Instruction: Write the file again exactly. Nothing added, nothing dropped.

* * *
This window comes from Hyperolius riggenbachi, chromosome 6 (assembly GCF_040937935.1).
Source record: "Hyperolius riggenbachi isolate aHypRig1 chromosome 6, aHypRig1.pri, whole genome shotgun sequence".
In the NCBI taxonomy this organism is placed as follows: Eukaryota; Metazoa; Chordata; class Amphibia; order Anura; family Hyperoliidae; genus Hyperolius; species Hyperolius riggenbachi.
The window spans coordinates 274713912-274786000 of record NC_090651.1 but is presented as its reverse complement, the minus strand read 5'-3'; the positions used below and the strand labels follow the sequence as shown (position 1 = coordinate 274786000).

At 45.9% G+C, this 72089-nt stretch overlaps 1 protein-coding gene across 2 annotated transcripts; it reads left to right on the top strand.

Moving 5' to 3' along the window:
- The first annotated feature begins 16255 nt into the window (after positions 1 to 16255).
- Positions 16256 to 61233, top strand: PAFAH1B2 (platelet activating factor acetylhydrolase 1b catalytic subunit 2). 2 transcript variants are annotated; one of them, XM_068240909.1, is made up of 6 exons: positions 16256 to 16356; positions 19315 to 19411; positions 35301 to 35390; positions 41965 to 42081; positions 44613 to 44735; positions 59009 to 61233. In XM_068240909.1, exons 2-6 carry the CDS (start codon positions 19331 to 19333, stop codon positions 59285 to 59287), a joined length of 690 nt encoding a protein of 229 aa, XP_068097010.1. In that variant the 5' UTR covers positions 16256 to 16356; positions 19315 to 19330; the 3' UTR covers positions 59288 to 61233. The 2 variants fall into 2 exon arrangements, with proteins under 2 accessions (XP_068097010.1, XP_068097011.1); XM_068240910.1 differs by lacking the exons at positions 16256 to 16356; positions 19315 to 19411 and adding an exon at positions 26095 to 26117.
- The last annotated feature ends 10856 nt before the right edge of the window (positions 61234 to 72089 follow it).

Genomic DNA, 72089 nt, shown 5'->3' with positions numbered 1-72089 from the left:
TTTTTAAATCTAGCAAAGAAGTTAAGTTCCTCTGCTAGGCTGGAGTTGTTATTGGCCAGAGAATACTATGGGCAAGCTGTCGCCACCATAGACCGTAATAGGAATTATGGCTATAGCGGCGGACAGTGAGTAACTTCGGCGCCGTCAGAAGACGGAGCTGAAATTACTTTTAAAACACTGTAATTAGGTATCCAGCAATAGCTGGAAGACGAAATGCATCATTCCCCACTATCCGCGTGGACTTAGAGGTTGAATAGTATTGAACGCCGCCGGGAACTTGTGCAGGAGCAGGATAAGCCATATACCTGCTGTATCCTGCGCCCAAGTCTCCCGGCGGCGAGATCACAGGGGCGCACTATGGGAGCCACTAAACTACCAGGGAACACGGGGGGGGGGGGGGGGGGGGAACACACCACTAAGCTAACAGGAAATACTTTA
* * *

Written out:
This window comes from Hyperolius riggenbachi, chromosome 6 (assembly GCF_040937935.1).
Source record: "Hyperolius riggenbachi isolate aHypRig1 chromosome 6, aHypRig1.pri, whole genome shotgun sequence".
In the NCBI taxonomy this organism is placed as follows: Eukaryota; Metazoa; Chordata; class Amphibia; order Anura; family Hyperoliidae; genus Hyperolius; species Hyperolius riggenbachi.
The window spans coordinates 274713912-274786000 of record NC_090651.1 but is presented as its reverse complement, the minus strand read 5'-3'; the positions used below and the strand labels follow the sequence as shown (position 1 = coordinate 274786000).

At 45.9% G+C, this 72089-nt stretch overlaps 1 protein-coding gene across 2 annotated transcripts; it reads left to right on the top strand.

Moving 5' to 3' along the window:
- The first annotated feature begins 16255 nt into the window (after positions 1 to 16255).
- Positions 16256 to 61233, top strand: PAFAH1B2 (platelet activating factor acetylhydrolase 1b catalytic subunit 2). 2 transcript variants are annotated; one of them, XM_068240909.1, is made up of 6 exons: positions 16256 to 16356; positions 19315 to 19411; positions 35301 to 35390; positions 41965 to 42081; positions 44613 to 44735; positions 59009 to 61233. In XM_068240909.1, exons 2-6 carry the CDS (start codon positions 19331 to 19333, stop codon positions 59285 to 59287), a joined length of 690 nt encoding a protein of 229 aa, XP_068097010.1. In that variant the 5' UTR covers positions 16256 to 16356; positions 19315 to 19330; the 3' UTR covers positions 59288 to 61233. The 2 variants fall into 2 exon arrangements, with proteins under 2 accessions (XP_068097010.1, XP_068097011.1); XM_068240910.1 differs by lacking the exons at positions 16256 to 16356; positions 19315 to 19411 and adding an exon at positions 26095 to 26117.
- The last annotated feature ends 10856 nt before the right edge of the window (positions 61234 to 72089 follow it).

Genomic DNA, 72089 nt, shown 5'->3' with positions numbered 1-72089 from the left:
TTTTTAAATCTAGCAAAGAAGTTAAGTTCCTCTGCTAGGCTGGAGTTGTTATTGGCCAGAGAATACTATGGGCAAGCTGTCGCCACCATAGACCGTAATAGGAATTATGGCTATAGCGGCGGACAGTGAGTAACTTCGGCGCCGTCAGAAGACGGAGCTGAAATTACTTTTAAAACACTGTAATTAGGTATCCAGCAATAGCTGGAAGACGAAATGCATCATTCCCCACTATCCGCGTGGACTTAGAGGTTGAATAGTATTGAACGCCGCCGGGAACTTGTGCAGGAGCAGGATAAGCCATATACCTGCTGTATCCTGCGCCCAAGTCTCCCGGCGGCGAGATCACAGGGGCGCACTATGGGAGCCACTAAACTACCAGGGAACACGGGGGGGGGGGGGGGGGGGGAACACACCACTAAGCTAACAGGAAATACTTTA